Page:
As of this day, bitcoin has surged to al all-time-high price of $20,000. In INR terms, it is trading at Rs 15.25 lakhs per coin.
Here’s what I wrote in my Mint column on bitcoin, back in 2017: “One of the cardinal reasons why bitcoins, or for that matter any other cryptocurrencies, are not trusted enough for actual transactions is their lack of legal tender and the absence of regulations.” I further mentioned, “Like any fiat currency, its success hinges on the trust it may or may not eventually build among its intended users—merchants and consumers.”
Three years after I wrote these lines, bitcoin has surged to a record high price of $20,000 or Rs 15.25 lakh per coin.
At least one major catalyst behind this exponential surge has been the trust placed on cryptos by several foreign institutional investors of late. These investors include American insurance companies, hedge fund managers, and even investment banks.
Consider these 5 recent developments:
(1) In October 2020, the leading fintech company PayPal Holdings Inc announced its new service allowing customers to buy, hold, and sell cryptocurrency directly from their PayPal account. It also indicated its plans to raise bitcoin’s utility by making it available as a funding source for purchases for 2.6 crore merchants worldwide.
(2) Square, a payments firm led by Twitter CEO Jack Dorsey, invested 1 per cent of its assets (or $50 million) in bitcoin this year.
(3) JP Morgan recently began allowing customer transfers to and from two regulated crypto exchanges called Coinbase and Gemini.
(4) JP Morgan’s chief Jamie Dimon also indicated that some influential investors have been investing in bitcoin of late. These include for instance Paul Tudor, an American hedge fund manager.
(5) But more importantly, one of America’s top insurance behemoths, Massachusetts Mutual Life Insurance Company, bought $100 million in bitcoin.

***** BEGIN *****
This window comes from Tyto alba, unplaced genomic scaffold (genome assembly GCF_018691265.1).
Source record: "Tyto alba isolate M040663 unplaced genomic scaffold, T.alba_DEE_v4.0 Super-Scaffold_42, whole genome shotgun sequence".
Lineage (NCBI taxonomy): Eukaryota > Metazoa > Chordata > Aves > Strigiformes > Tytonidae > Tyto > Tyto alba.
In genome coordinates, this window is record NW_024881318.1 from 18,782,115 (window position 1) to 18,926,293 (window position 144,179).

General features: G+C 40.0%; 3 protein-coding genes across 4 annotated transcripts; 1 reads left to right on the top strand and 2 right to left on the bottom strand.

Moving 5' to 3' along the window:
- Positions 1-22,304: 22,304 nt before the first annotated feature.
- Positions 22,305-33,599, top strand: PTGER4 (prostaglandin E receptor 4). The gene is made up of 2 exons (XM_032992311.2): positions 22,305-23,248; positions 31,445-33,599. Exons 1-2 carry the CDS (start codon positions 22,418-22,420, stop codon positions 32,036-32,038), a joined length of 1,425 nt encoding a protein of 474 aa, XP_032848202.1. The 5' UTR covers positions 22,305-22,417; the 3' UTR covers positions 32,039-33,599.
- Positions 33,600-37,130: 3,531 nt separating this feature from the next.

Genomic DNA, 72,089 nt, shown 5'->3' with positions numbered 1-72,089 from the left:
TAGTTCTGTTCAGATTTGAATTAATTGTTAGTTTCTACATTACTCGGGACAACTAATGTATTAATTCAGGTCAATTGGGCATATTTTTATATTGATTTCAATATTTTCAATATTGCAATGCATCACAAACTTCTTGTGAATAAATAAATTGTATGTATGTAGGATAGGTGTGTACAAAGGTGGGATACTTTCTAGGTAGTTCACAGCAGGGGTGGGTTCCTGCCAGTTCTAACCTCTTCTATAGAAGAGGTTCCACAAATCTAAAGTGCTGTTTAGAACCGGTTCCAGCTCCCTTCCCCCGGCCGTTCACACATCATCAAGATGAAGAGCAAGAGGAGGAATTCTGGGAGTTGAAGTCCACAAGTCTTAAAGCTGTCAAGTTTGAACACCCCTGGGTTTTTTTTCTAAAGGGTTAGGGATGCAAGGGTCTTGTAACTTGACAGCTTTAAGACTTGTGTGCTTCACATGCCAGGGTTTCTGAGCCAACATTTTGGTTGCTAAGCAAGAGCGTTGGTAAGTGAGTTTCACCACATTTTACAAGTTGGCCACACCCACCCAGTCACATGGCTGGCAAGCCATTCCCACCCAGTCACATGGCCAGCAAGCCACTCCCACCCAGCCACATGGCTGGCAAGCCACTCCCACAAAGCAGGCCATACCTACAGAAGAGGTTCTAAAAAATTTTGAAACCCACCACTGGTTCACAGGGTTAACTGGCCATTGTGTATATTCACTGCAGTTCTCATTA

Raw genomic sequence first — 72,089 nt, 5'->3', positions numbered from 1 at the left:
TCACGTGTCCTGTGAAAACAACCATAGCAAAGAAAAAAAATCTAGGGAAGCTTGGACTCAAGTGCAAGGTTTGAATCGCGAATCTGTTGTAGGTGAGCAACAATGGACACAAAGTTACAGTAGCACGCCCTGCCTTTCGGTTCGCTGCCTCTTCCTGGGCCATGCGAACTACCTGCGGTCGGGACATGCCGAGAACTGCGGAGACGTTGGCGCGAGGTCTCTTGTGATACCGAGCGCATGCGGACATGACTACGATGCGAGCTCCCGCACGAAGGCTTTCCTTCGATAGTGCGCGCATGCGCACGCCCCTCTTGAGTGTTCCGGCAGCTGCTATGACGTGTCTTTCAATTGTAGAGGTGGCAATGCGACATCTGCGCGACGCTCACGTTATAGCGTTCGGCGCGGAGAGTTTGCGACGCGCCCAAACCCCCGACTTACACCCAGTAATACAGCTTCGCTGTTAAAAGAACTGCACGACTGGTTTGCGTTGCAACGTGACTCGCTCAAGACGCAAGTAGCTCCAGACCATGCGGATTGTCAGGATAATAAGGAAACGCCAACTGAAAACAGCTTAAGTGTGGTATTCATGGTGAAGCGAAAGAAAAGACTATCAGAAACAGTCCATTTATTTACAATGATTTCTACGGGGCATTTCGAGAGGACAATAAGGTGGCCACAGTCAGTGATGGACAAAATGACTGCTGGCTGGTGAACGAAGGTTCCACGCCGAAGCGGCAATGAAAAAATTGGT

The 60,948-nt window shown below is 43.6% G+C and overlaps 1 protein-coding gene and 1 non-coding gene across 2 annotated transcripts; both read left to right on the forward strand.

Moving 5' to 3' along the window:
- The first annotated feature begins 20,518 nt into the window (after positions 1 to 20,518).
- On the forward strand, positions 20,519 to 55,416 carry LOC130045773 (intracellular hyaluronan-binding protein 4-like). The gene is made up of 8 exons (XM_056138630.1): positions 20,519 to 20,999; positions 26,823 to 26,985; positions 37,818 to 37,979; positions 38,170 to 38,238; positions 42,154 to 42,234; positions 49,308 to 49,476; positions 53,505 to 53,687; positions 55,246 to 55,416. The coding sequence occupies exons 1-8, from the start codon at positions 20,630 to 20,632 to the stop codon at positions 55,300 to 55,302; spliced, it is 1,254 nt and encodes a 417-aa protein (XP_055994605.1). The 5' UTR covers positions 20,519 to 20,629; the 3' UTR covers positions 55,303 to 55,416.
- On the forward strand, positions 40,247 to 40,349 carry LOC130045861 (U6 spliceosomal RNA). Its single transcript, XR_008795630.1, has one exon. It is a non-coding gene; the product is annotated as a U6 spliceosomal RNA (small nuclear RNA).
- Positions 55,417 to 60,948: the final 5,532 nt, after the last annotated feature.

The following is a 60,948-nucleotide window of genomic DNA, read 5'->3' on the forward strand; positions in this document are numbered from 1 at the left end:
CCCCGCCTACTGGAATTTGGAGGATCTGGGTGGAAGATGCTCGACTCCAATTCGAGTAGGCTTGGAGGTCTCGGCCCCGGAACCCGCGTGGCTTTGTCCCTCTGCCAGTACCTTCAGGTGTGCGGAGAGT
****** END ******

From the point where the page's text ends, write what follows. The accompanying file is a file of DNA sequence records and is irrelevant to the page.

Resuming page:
All this is to say that bitcoin’s rise is led by two main factors.
One, the flow of “institutional” money. A note from JP Morgan strategists said that if pension funds and insurance companies in the U.S., euro area, U.K. and Japan allocate even 1% of assets to bitcoin, that would result in additional bitcoin demand of $600 billion. Considering that bitcoin’s current market capitalization is about $356 billion, an additional $600 billion implies more than doubling of bitcoin’s price.
Two, the entry of institutional investors – especially insurance companies that typically invest for a longer-term horizon – bodes well for the trust meter of cryptos.
This is not to say that cryptos are safe. The threat of scams, security risks, and regulatory risks still looms.
In India, even though the Supreme Court has overturned the earlier ban by the RBI, the Court has not ruled on the legality of cryptocurrencies.
Meanwhile, “the RBI in response to a recent RTI said that there is no prohibition on banks undertaking crypto-related activities.” Indian banks are now exploring options to lend to crypto exchanges in exchange for bitcoin as collateral. If this is institutionalized, it would be a major milestone for the crypto market in India.
Please Note: This is not a financial advice or investment recommendation. Do your own research or consult a SEBI registered financial advisor.